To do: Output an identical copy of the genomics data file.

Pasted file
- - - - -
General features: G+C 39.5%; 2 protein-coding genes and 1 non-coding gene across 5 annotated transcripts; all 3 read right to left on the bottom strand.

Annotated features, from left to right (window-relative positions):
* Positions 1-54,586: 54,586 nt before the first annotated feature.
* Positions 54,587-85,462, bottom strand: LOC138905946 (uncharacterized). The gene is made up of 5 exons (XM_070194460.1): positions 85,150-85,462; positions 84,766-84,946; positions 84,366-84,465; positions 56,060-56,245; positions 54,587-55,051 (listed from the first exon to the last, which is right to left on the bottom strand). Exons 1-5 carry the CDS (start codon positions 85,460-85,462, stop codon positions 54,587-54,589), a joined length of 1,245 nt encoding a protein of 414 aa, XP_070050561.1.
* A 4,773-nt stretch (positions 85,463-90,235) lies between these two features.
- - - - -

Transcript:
General features: G+C 39.5%; 2 protein-coding genes and 1 non-coding gene across 5 annotated transcripts; all 3 read right to left on the bottom strand.

Annotated features, from left to right (window-relative positions):
* Positions 1-54,586: 54,586 nt before the first annotated feature.
* Positions 54,587-85,462, bottom strand: LOC138905946 (uncharacterized). The gene is made up of 5 exons (XM_070194460.1): positions 85,150-85,462; positions 84,766-84,946; positions 84,366-84,465; positions 56,060-56,245; positions 54,587-55,051 (listed from the first exon to the last, which is right to left on the bottom strand). Exons 1-5 carry the CDS (start codon positions 85,460-85,462, stop codon positions 54,587-54,589), a joined length of 1,245 nt encoding a protein of 414 aa, XP_070050561.1.
* A 4,773-nt stretch (positions 85,463-90,235) lies between these two features.